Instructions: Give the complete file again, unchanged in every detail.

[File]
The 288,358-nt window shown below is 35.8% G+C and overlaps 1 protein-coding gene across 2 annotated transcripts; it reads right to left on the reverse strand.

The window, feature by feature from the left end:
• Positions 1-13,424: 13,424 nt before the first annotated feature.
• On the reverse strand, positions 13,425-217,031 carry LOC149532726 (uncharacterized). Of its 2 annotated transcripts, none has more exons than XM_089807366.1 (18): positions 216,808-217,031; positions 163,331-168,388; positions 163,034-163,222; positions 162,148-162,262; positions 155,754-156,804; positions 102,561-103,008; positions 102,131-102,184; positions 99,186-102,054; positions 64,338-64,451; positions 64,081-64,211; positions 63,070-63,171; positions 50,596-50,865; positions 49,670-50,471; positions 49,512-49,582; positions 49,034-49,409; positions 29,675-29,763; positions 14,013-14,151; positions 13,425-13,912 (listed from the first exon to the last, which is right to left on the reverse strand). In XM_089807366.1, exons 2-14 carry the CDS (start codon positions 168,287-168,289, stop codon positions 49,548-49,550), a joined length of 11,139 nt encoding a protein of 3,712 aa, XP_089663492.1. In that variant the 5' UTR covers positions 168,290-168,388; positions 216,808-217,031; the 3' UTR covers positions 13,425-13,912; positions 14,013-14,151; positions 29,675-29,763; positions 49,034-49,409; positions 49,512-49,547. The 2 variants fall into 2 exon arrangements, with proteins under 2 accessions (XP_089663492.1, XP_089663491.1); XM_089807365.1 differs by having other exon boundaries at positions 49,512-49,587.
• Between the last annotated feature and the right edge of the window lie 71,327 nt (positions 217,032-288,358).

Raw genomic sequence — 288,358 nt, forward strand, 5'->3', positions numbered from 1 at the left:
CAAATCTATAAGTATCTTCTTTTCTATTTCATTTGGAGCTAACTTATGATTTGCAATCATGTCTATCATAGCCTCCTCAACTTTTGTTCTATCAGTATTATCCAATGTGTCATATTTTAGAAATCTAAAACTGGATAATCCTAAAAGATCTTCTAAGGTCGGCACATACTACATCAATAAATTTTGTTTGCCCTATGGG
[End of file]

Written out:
The 288,358-nt window shown below is 35.8% G+C and overlaps 1 protein-coding gene across 2 annotated transcripts; it reads right to left on the reverse strand.

The window, feature by feature from the left end:
• Positions 1-13,424: 13,424 nt before the first annotated feature.
• On the reverse strand, positions 13,425-217,031 carry LOC149532726 (uncharacterized). Of its 2 annotated transcripts, none has more exons than XM_089807366.1 (18): positions 216,808-217,031; positions 163,331-168,388; positions 163,034-163,222; positions 162,148-162,262; positions 155,754-156,804; positions 102,561-103,008; positions 102,131-102,184; positions 99,186-102,054; positions 64,338-64,451; positions 64,081-64,211; positions 63,070-63,171; positions 50,596-50,865; positions 49,670-50,471; positions 49,512-49,582; positions 49,034-49,409; positions 29,675-29,763; positions 14,013-14,151; positions 13,425-13,912 (listed from the first exon to the last, which is right to left on the reverse strand). In XM_089807366.1, exons 2-14 carry the CDS (start codon positions 168,287-168,289, stop codon positions 49,548-49,550), a joined length of 11,139 nt encoding a protein of 3,712 aa, XP_089663492.1. In that variant the 5' UTR covers positions 168,290-168,388; positions 216,808-217,031; the 3' UTR covers positions 13,425-13,912; positions 14,013-14,151; positions 29,675-29,763; positions 49,034-49,409; positions 49,512-49,547. The 2 variants fall into 2 exon arrangements, with proteins under 2 accessions (XP_089663492.1, XP_089663491.1); XM_089807365.1 differs by having other exon boundaries at positions 49,512-49,587.
• Between the last annotated feature and the right edge of the window lie 71,327 nt (positions 217,032-288,358).

Raw genomic sequence — 288,358 nt, forward strand, 5'->3', positions numbered from 1 at the left:
CAAATCTATAAGTATCTTCTTTTCTATTTCATTTGGAGCTAACTTATGATTTGCAATCATGTCTATCATAGCCTCCTCAACTTTTGTTCTATCAGTATTATCCAATGTGTCATATTTTAGAAATCTAAAACTGGATAATCCTAAAAGATCTTCTAAGGTCGGCACATACTACATCAATAAATTTTGTTTGCCCTATGGG